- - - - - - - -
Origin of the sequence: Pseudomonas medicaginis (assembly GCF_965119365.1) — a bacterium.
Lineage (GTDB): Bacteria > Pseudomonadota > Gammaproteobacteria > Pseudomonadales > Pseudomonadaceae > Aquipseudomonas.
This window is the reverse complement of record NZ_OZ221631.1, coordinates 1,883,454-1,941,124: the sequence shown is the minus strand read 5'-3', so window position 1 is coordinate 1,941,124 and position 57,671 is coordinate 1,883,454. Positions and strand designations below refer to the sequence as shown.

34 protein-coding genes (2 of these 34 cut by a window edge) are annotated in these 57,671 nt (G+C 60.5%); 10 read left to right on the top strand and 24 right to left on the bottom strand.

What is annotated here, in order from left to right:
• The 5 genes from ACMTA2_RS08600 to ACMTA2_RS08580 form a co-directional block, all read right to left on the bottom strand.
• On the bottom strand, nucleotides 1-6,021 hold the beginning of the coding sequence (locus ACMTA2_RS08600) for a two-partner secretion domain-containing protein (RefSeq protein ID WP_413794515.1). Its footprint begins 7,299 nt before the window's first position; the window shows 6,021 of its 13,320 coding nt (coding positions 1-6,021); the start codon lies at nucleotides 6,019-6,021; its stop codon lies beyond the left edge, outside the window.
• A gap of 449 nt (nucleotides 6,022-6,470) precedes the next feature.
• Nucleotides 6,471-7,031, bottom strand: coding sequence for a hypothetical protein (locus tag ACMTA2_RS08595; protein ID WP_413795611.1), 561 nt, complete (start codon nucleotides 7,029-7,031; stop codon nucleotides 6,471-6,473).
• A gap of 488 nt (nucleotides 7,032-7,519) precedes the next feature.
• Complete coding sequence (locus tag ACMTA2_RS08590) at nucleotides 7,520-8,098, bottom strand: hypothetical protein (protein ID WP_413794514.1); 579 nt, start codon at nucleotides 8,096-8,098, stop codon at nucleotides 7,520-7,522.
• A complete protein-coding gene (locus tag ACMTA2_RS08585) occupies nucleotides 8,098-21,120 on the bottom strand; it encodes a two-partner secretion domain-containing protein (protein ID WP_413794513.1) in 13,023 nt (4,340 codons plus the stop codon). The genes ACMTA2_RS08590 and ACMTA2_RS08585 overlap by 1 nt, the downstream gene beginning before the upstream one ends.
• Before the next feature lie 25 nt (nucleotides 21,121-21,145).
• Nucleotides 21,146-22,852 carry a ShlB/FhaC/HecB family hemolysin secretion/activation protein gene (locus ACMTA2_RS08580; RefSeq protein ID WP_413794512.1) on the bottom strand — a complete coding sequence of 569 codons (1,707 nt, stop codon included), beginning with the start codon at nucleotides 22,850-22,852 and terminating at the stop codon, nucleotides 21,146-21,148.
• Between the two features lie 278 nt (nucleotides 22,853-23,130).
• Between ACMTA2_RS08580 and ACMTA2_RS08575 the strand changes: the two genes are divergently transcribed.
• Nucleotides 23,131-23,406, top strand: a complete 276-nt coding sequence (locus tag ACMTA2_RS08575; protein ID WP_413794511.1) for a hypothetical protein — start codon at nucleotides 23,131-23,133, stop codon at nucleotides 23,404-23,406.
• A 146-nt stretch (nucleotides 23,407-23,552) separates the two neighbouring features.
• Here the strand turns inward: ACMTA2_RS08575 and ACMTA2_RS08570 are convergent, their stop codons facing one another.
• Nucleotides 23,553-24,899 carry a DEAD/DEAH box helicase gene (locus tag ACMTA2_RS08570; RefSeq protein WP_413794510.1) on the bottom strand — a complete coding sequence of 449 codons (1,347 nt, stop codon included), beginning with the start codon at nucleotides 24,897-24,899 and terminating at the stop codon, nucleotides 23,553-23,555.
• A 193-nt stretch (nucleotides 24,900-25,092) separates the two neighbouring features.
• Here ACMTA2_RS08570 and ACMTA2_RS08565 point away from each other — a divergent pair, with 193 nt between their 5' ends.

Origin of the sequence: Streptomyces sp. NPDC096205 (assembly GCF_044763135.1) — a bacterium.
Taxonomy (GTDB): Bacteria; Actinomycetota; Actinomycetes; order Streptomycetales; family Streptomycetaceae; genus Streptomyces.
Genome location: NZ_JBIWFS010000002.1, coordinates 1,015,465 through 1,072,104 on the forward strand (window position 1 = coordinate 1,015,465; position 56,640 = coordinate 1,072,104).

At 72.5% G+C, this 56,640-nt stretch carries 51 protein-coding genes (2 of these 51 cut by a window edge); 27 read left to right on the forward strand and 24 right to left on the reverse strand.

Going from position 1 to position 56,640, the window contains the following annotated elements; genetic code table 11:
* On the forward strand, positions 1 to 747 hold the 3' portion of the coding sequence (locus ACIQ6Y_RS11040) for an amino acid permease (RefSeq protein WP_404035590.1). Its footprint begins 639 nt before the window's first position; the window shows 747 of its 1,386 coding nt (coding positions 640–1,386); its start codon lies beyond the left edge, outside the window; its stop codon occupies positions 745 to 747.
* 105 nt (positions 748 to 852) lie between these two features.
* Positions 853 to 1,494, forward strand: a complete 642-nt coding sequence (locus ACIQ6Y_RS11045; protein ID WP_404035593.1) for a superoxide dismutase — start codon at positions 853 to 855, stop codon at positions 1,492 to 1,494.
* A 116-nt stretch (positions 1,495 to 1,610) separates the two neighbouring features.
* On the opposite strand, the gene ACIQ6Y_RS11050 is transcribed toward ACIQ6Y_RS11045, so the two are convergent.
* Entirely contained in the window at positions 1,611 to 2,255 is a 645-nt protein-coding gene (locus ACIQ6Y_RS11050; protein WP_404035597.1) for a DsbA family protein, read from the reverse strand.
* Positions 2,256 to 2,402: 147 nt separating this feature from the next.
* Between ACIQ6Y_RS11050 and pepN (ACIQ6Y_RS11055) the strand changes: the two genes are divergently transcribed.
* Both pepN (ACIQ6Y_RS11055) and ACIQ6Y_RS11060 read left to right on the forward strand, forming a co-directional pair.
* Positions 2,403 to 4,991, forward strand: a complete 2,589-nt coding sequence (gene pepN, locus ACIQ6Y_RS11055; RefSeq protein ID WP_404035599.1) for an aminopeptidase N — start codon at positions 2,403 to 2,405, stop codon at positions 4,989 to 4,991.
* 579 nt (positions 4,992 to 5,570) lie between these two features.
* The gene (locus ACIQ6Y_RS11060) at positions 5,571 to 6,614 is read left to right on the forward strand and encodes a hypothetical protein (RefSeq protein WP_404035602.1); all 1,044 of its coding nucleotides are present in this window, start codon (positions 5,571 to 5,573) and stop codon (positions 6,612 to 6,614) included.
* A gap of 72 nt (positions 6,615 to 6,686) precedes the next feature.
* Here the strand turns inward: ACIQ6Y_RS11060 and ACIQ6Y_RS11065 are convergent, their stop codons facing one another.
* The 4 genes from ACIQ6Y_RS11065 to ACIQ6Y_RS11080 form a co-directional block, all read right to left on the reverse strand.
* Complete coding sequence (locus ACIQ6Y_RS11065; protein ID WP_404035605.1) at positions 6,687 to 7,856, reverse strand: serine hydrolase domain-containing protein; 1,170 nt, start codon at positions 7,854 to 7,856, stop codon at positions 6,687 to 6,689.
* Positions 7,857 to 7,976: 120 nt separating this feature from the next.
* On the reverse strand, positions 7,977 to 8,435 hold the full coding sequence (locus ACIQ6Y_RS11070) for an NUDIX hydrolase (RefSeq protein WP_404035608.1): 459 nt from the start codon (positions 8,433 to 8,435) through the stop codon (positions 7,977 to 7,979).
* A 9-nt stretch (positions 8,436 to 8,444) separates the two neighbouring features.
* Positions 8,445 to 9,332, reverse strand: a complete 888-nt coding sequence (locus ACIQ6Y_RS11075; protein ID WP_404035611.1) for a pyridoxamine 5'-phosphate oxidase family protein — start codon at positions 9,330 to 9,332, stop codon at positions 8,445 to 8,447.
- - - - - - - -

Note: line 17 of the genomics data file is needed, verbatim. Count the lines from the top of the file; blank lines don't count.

• Nucleotides 23,131-23,406, top strand: a complete 276-nt coding sequence (locus tag ACMTA2_RS08575; protein ID WP_413794511.1) for a hypothetical protein — start codon at nucleotides 23,131-23,133, stop codon at nucleotides 23,404-23,406.